1. Plumbing
Major issues will include plumbing leaks under the foundation. This issue will require a plumber to find the leak with a camera then they have to dig a trench under the slab foundation to repair the leak. This is very costly and can be a deal breaker for most buyers. More info on slab leaks
Other issues include:
Leaks – If it’s leaking, fix it. This is usually a cheap fix that can be more costly after an inspection. Remember to address any water damaged caused by these leaks.
Water Pressure – A home inspector will check water pressure by turning on multiple faucets and flushing toilets at the same time.
Backed-up lines – does water flow well down the drains? A home inspector will fill up the sinks and bath tub and then release the water. Slow draining water in sinks and bathtubs usually means there is a clog somewhere. If the water is slow to drain, have the drain checked. There might be a backup
2. Electrical
Serious electrical issues on a home inspection report can include things like faulty wiring, old wiring, bad junction box connections, spliced wiring, and defective electrical panels. If you think there is an issue in these areas, it’s best to have an electrician check them out.
Electrical codes change constantly so you won’t be able to avoid all issues. Before listing your home check to see if all electrical outlets are working. Replace burned out light bulbs. Replace non-working light fixtures. Do you have GFCI outlets in wet areas?
We can not live without air conditioning in the Houston metro area. During a home inspection, the inspector will visually check the units and the furnace.  Common issues will be rusted pans, clogged drain lines, not enough walkway space to and around the units, dirty filters and temperature differential (Large gaps in temperature differential can signal a potentially major problem to the HVAC system).
I’d recommend to have your HVAC serviced before listing the home. Almost every inspector will request that the HVAC system be serviced. Might as well do it in advance.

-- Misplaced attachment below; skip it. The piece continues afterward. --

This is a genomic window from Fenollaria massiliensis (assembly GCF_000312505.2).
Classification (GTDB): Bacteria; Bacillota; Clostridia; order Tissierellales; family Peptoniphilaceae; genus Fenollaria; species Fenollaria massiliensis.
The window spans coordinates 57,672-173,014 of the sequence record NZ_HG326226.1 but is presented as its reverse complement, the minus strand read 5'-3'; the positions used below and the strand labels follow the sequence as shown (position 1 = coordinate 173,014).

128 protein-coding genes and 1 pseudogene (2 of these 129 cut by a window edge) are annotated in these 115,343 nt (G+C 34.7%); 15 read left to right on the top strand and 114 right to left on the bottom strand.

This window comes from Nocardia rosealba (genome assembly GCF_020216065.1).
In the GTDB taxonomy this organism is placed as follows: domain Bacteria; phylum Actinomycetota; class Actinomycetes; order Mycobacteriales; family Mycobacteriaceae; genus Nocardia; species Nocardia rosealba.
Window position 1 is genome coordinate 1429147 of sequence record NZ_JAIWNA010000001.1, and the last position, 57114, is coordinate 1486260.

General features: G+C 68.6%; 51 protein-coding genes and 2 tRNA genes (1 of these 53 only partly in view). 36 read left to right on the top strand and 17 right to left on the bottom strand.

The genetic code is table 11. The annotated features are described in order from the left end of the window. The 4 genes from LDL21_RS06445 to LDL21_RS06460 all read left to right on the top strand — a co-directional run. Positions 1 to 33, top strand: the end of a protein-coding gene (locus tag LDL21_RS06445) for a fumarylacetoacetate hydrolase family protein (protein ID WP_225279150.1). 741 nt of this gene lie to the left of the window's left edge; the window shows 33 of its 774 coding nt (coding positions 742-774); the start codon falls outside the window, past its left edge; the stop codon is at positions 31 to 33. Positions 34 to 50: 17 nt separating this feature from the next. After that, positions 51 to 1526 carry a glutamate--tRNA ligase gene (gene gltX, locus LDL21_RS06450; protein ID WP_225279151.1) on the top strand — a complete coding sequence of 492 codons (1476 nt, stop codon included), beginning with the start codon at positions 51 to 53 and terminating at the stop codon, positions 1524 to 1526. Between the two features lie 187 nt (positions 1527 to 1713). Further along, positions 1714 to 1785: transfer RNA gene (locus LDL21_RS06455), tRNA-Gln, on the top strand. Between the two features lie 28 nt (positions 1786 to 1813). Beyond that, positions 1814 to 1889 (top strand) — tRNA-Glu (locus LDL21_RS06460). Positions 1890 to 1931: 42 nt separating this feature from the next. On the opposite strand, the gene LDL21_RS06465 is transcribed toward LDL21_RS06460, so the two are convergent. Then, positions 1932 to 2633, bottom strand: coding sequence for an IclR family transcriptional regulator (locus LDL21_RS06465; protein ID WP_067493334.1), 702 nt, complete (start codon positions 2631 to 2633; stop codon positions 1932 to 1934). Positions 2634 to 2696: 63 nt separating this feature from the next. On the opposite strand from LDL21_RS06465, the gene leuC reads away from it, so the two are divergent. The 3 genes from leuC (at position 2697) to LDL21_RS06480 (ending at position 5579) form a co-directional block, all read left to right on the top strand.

4. Foundation
Most homes in the Houston metro area are on pier and beam or the slab (concrete) foundation. Most homes in our area will have foundation issues at some point. Most of the soil in Houston has a high content of clay, which is usually very sensitive to moisture fluctuations. Water will make the soil expand and drought will make the soil contract. The contraction and expansion in the soil under a home causes the house to settle, shift, crack and potentially move.
Concrete does not give much without breaking. Signs of potential foundation issues: sloping floors, difficulty opening and closing windows, doors not latching properly, separation of brick from the home, large sections of missing mortar from the brick, etc. If you are concerned, let’s chat about your options.
One thing you can address that shows up in every report is grading. The soil (mulch/rock) around your foundation should slope away from your foundation not towards. A slope away from the foundation will allow water to flow away from the foundation and not pool along the foundation. The concrete foundation should not be completely covered by soil, mulch or rock. More info
5. Roofing
A roof can be a major issue and could deter financing. Certain loans will require that the roof have a certain number of years life left in it. Redflags: